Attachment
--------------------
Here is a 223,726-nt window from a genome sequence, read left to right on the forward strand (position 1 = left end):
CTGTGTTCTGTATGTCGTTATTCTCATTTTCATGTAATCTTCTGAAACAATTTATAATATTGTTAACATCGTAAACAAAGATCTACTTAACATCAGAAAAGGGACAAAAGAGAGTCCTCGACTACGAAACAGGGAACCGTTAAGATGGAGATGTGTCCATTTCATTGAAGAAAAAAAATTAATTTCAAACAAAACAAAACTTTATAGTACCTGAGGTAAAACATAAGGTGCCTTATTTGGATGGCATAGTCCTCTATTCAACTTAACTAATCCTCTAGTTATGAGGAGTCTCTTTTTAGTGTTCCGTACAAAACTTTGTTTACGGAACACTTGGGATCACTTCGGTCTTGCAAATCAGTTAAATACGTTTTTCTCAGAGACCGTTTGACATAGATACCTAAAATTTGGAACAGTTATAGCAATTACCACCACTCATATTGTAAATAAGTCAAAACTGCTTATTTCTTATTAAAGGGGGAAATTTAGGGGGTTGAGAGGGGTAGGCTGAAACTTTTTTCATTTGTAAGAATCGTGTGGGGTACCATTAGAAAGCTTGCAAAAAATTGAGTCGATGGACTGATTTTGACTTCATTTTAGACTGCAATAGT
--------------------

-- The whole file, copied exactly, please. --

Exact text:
Here is a 223,726-nt window from a genome sequence, read left to right on the forward strand (position 1 = left end):
CTGTGTTCTGTATGTCGTTATTCTCATTTTCATGTAATCTTCTGAAACAATTTATAATATTGTTAACATCGTAAACAAAGATCTACTTAACATCAGAAAAGGGACAAAAGAGAGTCCTCGACTACGAAACAGGGAACCGTTAAGATGGAGATGTGTCCATTTCATTGAAGAAAAAAAATTAATTTCAAACAAAACAAAACTTTATAGTACCTGAGGTAAAACATAAGGTGCCTTATTTGGATGGCATAGTCCTCTATTCAACTTAACTAATCCTCTAGTTATGAGGAGTCTCTTTTTAGTGTTCCGTACAAAACTTTGTTTACGGAACACTTGGGATCACTTCGGTCTTGCAAATCAGTTAAATACGTTTTTCTCAGAGACCGTTTGACATAGATACCTAAAATTTGGAACAGTTATAGCAATTACCACCACTCATATTGTAAATAAGTCAAAACTGCTTATTTCTTATTAAAGGGGGAAATTTAGGGGGTTGAGAGGGGTAGGCTGAAACTTTTTTCATTTGTAAGAATCGTGTGGGGTACCATTAGAAAGCTTGCAAAAAATTGAGTCGATGGACTGATTTTGACTTCATTTTAGACTGCAATAGT